Perhaps the reason that it failed to do so is because both its organization and participation centered white cisgender womanhood. The popularity of attire and signs referencing cisgender female anatomy was exclusionary. As Marie Solis wrote, “pussy hats set the tone for a march that would focus acutely on genitalia at the expense of the transgender community. Signs like ‘Pussy power,’ ‘Viva la Vulva’ and ‘Pussy grabs back’ all sent a clear and oppressive message to trans women, especially: having a vagina is essential to womanhood.” Transgender activist Evan Greer pointed out that only three of the 60 speakers at D.C.’s rally were trans, none of the performers were trans, and no speakers or performers were nonbinary or genderqueer.
Black writer Jamilah Lemieux skipped the march entirely, explaining that she didn’t feel a sense of sisterhood with white women after learning that 53% of us voted for Trump — especially, as she pointed out, when the event meant to unite all women had to change its name after co-opting that of the 1997 “Million Women March” that focused on Black women specifically. Other women of color took issue with the fact that the restraint of police at the march was a clear indicator of the privilege afforded to a majority-white demonstration, a privilege that white attendees who proudly high-fived cops seemed to blithely overlook.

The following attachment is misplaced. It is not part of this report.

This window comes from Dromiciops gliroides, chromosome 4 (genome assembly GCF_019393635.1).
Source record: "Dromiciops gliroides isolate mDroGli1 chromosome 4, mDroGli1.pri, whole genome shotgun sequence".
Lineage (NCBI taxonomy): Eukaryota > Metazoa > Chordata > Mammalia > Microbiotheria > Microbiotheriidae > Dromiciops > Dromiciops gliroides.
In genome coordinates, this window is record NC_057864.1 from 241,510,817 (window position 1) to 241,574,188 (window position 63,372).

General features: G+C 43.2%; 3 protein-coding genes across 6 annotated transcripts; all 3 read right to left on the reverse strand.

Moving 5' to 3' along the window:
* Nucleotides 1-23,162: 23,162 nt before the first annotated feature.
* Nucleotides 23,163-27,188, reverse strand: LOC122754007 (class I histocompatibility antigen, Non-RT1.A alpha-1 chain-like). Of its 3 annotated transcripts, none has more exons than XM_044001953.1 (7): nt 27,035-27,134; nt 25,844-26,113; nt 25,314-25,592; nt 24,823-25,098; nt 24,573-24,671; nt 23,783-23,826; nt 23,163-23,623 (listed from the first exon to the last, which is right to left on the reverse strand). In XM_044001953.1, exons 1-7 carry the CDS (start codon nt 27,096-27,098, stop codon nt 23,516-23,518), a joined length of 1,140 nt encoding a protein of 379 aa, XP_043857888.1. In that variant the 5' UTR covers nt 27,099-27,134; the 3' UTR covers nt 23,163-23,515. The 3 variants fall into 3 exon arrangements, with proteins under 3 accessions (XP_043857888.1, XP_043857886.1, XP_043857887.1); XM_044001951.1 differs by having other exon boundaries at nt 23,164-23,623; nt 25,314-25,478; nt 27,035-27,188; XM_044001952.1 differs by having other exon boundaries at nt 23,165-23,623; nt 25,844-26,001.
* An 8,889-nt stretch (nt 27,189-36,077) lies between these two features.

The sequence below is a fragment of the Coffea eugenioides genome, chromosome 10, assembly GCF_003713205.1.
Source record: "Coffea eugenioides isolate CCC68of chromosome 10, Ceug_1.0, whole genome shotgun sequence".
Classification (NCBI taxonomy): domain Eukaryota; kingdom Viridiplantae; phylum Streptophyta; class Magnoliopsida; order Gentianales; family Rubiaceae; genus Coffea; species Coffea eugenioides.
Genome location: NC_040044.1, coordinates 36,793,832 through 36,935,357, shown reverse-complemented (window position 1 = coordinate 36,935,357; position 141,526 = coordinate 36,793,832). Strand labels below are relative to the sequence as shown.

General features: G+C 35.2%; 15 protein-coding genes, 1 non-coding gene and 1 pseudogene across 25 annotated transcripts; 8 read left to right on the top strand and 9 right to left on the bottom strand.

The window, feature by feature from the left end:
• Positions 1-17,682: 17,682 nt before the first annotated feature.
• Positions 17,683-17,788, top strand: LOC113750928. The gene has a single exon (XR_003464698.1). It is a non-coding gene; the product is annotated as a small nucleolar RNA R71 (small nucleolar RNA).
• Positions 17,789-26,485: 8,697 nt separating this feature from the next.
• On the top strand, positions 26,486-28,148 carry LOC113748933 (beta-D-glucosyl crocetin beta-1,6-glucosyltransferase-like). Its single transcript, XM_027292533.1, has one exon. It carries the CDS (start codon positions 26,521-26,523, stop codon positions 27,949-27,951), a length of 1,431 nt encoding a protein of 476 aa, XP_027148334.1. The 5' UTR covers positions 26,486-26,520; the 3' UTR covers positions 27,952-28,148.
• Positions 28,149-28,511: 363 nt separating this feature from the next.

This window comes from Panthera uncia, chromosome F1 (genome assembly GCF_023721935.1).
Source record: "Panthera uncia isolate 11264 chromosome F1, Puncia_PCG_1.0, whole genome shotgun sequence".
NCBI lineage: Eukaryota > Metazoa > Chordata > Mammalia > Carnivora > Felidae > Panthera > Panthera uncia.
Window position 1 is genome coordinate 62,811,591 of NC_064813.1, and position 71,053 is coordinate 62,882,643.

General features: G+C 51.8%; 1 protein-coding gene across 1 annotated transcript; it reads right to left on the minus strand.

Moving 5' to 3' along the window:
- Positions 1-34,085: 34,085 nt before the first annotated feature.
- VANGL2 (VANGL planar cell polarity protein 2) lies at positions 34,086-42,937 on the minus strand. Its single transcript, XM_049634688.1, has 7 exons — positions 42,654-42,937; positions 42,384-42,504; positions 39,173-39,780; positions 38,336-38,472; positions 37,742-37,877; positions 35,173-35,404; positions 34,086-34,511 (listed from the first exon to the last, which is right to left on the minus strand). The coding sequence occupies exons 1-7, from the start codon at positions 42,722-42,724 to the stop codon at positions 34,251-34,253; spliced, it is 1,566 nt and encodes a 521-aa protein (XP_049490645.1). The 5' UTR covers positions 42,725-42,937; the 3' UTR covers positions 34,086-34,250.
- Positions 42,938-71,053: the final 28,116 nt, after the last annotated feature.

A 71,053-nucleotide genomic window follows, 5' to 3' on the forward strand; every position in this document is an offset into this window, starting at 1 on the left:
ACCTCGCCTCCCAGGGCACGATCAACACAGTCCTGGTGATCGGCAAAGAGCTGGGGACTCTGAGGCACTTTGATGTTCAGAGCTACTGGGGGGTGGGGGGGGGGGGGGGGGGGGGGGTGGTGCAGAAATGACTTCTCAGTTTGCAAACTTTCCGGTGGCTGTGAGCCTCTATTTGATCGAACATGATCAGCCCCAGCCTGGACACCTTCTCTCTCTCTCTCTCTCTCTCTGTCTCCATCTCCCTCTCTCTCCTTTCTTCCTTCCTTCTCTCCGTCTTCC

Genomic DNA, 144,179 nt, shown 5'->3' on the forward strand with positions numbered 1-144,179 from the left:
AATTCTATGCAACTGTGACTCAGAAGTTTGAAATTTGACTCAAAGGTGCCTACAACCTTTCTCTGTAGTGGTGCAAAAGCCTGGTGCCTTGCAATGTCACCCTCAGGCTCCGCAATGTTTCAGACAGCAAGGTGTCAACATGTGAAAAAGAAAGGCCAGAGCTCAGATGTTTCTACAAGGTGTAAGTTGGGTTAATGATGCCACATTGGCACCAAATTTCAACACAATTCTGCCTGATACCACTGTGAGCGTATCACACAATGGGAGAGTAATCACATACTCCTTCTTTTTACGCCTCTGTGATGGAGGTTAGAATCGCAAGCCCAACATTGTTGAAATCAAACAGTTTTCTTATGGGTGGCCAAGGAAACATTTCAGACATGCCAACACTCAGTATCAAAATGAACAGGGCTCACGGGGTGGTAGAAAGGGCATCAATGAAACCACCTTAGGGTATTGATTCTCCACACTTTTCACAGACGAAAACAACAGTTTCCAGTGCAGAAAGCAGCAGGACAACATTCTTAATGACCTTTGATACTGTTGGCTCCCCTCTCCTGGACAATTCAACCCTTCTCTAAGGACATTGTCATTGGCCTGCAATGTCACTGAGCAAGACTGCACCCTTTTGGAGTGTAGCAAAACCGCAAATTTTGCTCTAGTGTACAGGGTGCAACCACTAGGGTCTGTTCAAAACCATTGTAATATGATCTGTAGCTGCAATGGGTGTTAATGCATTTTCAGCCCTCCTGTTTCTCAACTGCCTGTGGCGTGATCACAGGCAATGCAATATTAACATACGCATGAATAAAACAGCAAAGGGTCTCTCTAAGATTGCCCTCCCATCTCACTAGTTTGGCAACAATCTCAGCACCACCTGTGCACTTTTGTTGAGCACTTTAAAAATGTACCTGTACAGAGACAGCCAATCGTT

Brooklyn Liberation shows us that we can and should ask for more from our activism.
First of all, it was the most organized such event I’ve ever attended. According to the New York Times, “over 150 people joined the organizing team — many of them nonblack queer people of color who volunteered to work under the direction of Black transgender-led organizations like the Okra Project and the Marsha P. Johnson Institute.” It was obvious even before we arrived that the event had been planned thoughtfully and intentionally. Clear guidelines for dress, behavior, and accessibility were provided ahead of time. At the rally before the march, bathrooms were available, and drivers wearing hot pink bandanas for easy identification offered free rides to those who needed them. It was wheelchair-accessible with seating available for the disabled, and both an ASL interpreter and a Spanish translator were present for the speeches.